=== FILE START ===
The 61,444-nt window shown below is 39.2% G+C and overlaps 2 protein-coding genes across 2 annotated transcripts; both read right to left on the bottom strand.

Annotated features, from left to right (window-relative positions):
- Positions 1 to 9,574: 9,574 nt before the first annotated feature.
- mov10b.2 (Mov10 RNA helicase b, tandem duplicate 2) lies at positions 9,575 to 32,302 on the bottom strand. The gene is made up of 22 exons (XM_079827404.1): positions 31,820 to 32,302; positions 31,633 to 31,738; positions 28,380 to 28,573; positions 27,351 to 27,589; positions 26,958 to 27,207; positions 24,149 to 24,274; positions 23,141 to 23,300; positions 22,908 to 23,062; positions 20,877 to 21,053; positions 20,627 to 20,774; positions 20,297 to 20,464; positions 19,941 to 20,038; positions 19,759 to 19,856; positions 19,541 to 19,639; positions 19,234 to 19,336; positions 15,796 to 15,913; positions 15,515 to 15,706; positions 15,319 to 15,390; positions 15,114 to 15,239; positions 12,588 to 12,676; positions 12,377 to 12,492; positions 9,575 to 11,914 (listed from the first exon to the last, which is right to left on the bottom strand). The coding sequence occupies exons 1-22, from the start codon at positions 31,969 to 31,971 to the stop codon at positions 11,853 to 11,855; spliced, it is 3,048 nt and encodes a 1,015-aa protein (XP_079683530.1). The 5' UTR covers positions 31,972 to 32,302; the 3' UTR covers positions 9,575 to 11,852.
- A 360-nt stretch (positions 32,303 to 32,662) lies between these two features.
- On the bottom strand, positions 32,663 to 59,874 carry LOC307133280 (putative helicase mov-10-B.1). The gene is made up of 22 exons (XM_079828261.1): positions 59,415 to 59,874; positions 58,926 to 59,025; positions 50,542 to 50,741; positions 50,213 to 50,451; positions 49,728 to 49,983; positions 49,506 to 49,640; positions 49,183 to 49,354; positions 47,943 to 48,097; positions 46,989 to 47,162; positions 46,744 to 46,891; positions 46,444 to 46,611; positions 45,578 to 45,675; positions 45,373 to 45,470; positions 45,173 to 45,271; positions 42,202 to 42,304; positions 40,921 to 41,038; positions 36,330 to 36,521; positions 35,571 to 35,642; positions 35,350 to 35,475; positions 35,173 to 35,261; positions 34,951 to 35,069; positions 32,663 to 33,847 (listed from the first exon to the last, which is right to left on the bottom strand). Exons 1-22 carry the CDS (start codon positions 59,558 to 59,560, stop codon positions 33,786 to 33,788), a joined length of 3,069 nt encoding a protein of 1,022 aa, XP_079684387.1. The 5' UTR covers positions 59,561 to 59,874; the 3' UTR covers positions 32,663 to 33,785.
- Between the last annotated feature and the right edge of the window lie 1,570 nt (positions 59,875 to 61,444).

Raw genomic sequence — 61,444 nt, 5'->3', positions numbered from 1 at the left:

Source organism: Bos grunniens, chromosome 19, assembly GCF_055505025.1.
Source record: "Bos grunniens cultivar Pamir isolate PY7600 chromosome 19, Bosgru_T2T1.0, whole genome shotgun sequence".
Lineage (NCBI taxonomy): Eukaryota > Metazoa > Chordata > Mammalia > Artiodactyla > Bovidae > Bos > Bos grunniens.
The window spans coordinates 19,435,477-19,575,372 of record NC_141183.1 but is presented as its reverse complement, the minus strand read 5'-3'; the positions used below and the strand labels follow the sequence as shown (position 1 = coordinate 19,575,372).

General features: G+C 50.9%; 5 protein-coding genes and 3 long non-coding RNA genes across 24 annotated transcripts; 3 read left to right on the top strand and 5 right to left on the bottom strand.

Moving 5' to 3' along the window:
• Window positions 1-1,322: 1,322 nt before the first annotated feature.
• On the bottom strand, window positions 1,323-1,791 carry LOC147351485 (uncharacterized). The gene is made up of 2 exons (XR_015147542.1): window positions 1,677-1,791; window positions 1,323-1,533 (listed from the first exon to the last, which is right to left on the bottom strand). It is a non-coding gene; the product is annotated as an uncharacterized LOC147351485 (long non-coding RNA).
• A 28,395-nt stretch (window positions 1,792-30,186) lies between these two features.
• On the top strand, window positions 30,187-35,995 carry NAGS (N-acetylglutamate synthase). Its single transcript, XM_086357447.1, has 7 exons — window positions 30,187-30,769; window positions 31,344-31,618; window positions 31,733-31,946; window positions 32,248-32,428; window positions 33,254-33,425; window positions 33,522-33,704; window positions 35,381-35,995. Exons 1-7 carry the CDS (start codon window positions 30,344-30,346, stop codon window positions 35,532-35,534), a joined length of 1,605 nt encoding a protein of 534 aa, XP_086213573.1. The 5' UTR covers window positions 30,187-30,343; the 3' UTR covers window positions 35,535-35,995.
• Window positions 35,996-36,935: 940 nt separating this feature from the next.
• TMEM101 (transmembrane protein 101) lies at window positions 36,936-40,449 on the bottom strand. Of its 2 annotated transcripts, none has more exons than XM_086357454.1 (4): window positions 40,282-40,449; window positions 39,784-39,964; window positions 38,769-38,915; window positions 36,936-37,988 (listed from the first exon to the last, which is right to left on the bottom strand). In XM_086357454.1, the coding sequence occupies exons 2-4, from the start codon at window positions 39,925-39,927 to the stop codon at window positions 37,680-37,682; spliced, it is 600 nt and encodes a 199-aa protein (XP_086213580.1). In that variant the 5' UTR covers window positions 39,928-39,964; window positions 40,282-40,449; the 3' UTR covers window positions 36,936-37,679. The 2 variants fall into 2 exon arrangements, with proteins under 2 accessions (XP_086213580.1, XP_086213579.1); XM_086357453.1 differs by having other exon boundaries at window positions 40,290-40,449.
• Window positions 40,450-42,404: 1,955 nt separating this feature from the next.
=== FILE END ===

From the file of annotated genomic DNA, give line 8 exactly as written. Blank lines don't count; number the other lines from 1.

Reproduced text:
Raw genomic sequence — 61,444 nt, 5'->3', positions numbered from 1 at the left: